Hell may not exist, according to Pope Francis, but the pontiff is creating one for his own flock in China, according to one of the most revered Roman Catholic cardinals in the Eastern world.
Cardinal Joseph Zen, emeritus bishop of Hong Kong, blasted Pope Francis’ deal to accommodate and appease China in its desire to control the church by having its functionaries choose its leadership.
In an interview with the U.S.-based Catholic TV network EWTN, Zen told host Raymond Arroyo: “They are going to annihilate the underground church.”
In defending the pact with China, one of the pope’s supporters, Bishop Sanchez Sorondo said today’s totalitarian Chinese regime today best exemplifies the social doctrine of the Catholic Church among governments in the world.
“Please, leave him in peace,” Zen said of that comment. “We don’t have to waste time to talk about that. … That made everybody laugh, OK? It’s a good laugh.”
But Zen is not laughing about the effects of the agreement between the Vatican and Beijing.
“They are bringing them (the underground church) into the cage,” he said. “That’s terrible.”
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Zen, who spent seven years teaching in China’s official, state-approved church, said that from that direct experience, “I know that the church is completely enslaved to the government.”
In a blog written in December, Zen said Chinese authorities had demolished the crosses on many church buildings and questioned if the Vatican was knowledgeable about what had been happening. He said, in effect, the deal amounted to handing over the Catholic Church in China to “an atheist regime.”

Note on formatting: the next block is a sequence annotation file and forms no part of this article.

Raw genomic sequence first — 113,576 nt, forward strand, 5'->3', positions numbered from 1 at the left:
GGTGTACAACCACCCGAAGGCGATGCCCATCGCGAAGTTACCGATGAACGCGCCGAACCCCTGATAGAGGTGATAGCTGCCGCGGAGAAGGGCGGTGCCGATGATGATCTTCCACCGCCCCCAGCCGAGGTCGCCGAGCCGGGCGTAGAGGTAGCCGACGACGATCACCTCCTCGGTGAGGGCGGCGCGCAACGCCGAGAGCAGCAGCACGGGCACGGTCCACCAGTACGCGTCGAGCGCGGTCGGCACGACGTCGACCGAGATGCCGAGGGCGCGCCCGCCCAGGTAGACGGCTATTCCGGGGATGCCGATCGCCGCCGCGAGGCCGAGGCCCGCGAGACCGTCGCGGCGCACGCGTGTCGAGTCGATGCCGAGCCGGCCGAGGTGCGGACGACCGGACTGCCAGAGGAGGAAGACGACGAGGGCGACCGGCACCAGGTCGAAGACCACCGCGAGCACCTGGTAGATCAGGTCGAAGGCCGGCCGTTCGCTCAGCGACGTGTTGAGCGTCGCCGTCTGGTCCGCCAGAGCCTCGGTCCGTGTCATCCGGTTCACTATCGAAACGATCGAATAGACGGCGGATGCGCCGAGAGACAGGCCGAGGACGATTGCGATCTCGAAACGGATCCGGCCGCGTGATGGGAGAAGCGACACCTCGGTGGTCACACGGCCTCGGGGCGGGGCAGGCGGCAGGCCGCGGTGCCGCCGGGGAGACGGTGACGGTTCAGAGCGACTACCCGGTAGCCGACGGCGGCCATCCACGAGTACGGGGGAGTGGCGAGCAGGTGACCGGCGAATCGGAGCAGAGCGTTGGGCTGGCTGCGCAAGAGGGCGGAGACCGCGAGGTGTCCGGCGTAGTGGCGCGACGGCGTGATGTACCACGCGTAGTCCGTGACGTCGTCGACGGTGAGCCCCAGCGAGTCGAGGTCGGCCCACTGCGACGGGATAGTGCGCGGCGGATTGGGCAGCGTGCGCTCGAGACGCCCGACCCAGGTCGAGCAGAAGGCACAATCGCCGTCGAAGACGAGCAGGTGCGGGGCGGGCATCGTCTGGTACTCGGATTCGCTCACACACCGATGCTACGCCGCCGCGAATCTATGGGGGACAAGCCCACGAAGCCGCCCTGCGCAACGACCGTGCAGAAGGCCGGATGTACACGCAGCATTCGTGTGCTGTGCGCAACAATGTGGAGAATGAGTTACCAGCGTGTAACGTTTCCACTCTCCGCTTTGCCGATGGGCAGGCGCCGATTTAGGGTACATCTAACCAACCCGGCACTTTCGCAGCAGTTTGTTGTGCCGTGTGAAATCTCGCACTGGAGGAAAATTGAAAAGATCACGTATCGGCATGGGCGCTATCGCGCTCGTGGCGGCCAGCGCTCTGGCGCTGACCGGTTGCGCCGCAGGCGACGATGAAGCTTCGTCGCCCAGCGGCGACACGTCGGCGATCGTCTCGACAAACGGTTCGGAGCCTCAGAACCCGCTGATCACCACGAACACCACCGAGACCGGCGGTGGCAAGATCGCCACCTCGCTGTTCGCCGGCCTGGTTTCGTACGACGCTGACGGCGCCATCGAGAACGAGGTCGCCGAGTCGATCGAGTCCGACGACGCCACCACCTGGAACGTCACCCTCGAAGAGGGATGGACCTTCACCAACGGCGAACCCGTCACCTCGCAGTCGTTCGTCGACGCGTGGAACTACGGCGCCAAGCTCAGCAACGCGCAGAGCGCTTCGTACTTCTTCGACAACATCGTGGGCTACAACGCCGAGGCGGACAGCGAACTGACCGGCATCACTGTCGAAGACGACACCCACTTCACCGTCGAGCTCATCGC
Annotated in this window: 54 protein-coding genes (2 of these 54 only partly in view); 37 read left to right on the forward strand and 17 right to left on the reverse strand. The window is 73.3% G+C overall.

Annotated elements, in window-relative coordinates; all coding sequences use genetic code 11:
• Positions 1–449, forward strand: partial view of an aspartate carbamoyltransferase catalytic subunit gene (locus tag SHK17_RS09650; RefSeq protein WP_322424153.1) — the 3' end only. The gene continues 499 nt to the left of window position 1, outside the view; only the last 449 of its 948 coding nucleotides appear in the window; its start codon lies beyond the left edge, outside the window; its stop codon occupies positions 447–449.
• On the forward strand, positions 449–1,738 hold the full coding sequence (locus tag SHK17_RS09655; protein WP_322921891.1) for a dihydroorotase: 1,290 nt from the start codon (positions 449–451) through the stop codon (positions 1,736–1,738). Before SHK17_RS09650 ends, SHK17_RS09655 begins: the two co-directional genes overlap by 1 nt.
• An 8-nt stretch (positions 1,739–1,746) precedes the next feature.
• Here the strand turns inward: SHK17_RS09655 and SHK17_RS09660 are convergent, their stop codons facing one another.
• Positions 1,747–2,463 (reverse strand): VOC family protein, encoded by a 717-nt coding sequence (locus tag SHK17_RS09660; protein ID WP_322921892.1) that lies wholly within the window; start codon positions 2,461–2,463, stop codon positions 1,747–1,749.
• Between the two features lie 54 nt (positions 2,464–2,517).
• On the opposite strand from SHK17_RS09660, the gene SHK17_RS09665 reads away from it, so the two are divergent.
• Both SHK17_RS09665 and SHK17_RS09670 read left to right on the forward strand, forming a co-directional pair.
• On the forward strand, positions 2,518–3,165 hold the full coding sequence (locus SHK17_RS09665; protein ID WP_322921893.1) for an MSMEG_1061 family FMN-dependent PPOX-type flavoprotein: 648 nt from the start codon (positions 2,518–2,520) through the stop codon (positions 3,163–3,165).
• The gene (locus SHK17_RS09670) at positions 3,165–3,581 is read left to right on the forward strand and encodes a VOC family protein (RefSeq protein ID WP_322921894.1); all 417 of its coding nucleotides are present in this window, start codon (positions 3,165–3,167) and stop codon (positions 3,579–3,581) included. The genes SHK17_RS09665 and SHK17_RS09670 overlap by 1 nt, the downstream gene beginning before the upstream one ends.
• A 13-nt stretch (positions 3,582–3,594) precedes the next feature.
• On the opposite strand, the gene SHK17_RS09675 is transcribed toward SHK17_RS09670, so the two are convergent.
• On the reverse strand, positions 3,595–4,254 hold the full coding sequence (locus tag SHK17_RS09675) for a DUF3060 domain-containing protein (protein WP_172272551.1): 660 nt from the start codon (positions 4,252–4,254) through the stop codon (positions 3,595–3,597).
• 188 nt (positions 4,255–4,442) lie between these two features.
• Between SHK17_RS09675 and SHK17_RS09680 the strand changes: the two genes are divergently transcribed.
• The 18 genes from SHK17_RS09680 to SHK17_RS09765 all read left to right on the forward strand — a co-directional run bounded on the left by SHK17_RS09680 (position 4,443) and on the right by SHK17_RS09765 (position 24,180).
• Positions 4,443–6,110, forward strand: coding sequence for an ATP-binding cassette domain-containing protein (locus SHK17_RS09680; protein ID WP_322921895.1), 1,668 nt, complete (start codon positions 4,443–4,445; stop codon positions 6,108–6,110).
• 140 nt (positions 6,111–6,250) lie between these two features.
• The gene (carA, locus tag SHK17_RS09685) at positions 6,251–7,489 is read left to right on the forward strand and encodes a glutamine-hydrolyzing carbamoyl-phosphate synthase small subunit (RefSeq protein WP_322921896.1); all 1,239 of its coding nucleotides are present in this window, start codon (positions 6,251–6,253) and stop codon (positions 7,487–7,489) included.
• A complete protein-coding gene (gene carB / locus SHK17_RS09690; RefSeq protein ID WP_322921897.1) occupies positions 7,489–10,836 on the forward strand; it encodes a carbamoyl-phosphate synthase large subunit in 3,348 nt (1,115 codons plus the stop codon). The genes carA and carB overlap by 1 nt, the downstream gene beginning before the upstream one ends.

Vatican diplomats’ efforts to reach an agreement with the Chinese government would turn bishops into government officials who cannot adequately shepherd their flock, Zen has said.
“Better no deal than a bad deal,” said.
He has said Vatican policy under Pope Francis has left the church in China “much weakened than before.” This harms negotiating power, since “from a weak position you cannot get anything in a negotiation,” he said last month.
The Catholic Church in China is divided into the illegal “underground” church, which remains faithful and in communion with Rome, and the Chinese Patriotic Catholic Association, whose bishops are appointed by the government. Members of the underground church are often persecuted by the Chinese government.
While Catholic backers of the proposal justify it on the grounds it is needed to help preserve the hierarchy in China, Cardinal Zen invoked the example of Central Europe under Communism. Such agreements avoid appointing bishops who systematically oppose the government but, he contended, this means choosing opportunists who obey the government.
“They are more officials of the government than the shepherds of the flock,” the cardinal said. “The people may not realize immediately, but sooner or later they see. And then how can they believe the church anymore?”